Lindani watched as the Boer got out of the old Bakkie and into one of the stores that lined the promenade across the street from him. From behind the sycamore tree, Lindani watched and waited – waited as he had done for most of his life.  

The Boer looked different from what he remembered. The years had been thankfully unkind to him. The Boer had lost a substantial amount of weight and had wrinkled into ugliness.

All white people get ugly in old age, Lindani smirked.

But Lindani recognized him. The Boer still religiously wore long white socks, brown safari boots, and khaki shorts that were a signature of Afrikaner farmers. He still drove around with the old Boer flag with the unrepentant words “100% BOER!” printed in bold red.

It was Bern Van Tonder in the flesh.

As Lindani watched the Boer, he swore he could hear the distant voices of his ancestors, whose blood had tainted the Van Tonder’s farm fields a bright shade of red, calling out to him – like banshees in the night. Among the voices, he could hear the cry of his long-dead father. His cry was clear and resolute.

Impindiselo! Vengeance!

Lindani hid behind the tree, closed his eyes and took a deep breath. His mind slowly wondered off to a past he thought he had successfully drowned out in a peri-urban haze of kwaito, drugs, alcohol and skanks. But he knew he would never forget – he remembered the last time he saw the Boer as vividly as he was seeing him now.

It had been a cold January night of winter when the door to their ramshackle tin-hut, on the vast farm lands of the Van Tonder estate, burst open. Lindani, then a naïve 3 or 4 year old boy, was sleeping between his mother and father under a single blanket that barely kept them warm against the cruel chill of winter.

Master Van Tonder had barged in, clearly inebriated from the night excursions, babbling something in Afrikaans. Lindani’s father, in one swift motion, reached under the pillow, grabbed a knobkerrie and leapt to his feet to face the intruder. Lindani, at this time, had been fortified by his mother’s arms and dragged into the far corner of the one-room tin hut, under a table. She covered Lindani’s eyes as if protecting whatever innocence remained in them from the corruption of the white man’s world.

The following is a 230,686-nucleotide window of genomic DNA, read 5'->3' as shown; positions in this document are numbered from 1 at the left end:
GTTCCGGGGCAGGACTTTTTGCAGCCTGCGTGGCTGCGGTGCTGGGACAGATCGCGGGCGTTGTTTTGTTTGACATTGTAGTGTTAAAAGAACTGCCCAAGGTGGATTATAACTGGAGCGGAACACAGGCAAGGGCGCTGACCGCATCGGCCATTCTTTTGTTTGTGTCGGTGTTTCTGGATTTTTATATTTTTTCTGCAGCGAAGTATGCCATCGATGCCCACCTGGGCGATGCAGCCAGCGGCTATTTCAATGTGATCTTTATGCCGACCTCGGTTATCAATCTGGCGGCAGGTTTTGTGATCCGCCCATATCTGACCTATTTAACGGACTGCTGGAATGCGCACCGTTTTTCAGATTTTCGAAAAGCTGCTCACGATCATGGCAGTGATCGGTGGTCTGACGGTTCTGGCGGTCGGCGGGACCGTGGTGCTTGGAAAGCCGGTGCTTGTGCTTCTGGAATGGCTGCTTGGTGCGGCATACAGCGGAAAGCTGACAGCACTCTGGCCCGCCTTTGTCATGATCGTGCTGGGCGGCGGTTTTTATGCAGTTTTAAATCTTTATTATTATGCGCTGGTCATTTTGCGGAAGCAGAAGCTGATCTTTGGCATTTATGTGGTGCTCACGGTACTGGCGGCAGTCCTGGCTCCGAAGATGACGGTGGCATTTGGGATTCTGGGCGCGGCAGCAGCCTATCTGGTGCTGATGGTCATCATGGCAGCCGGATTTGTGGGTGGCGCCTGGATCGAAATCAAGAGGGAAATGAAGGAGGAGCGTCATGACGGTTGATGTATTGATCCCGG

But Lindani heard everything.

He heard the Boer accusing his father of stealing something from the main house while he had been out carousing. He heard the scuffle as they battled each other in the smallness of the tin hut. He heard his father begging like a dog as he was dragged outside the tin hut – the place that was his father’s castle.

Lindani’s mother cautiously got up, leaving Lindani behind under the table.

“Don’t move! Stay here! No matter what you hear, don’t come outside! You hear?!” she said hysterically as she rushed out of the tin hut, leaving Lindani alone in the dark. Lindani could hear his mother’s cries as she begged for his father’s life amidst the scuffles and accusations.

Lindani crawled slowly, out from under the table, towards the open door. The door was hanging on a single hinge of the frame; Lindani hid behind the hanging door and watched.

His mother was on her knees with her arms wrapped around her head as she wailed uncontrollably.

“Hey Solomon! Tell your kaffir bitch to shut it, men!” shouted Van Tonder.

That was the first time Lindani heard his father’s first name.

His father, Solomon, was on his knees in the dewed grass, just a few feet away from his mother, with his hands in the air. He was shaking like a leaf in a violent wind. Van Tonder, with the knobkerrie in his hand, stood towering over Solomon.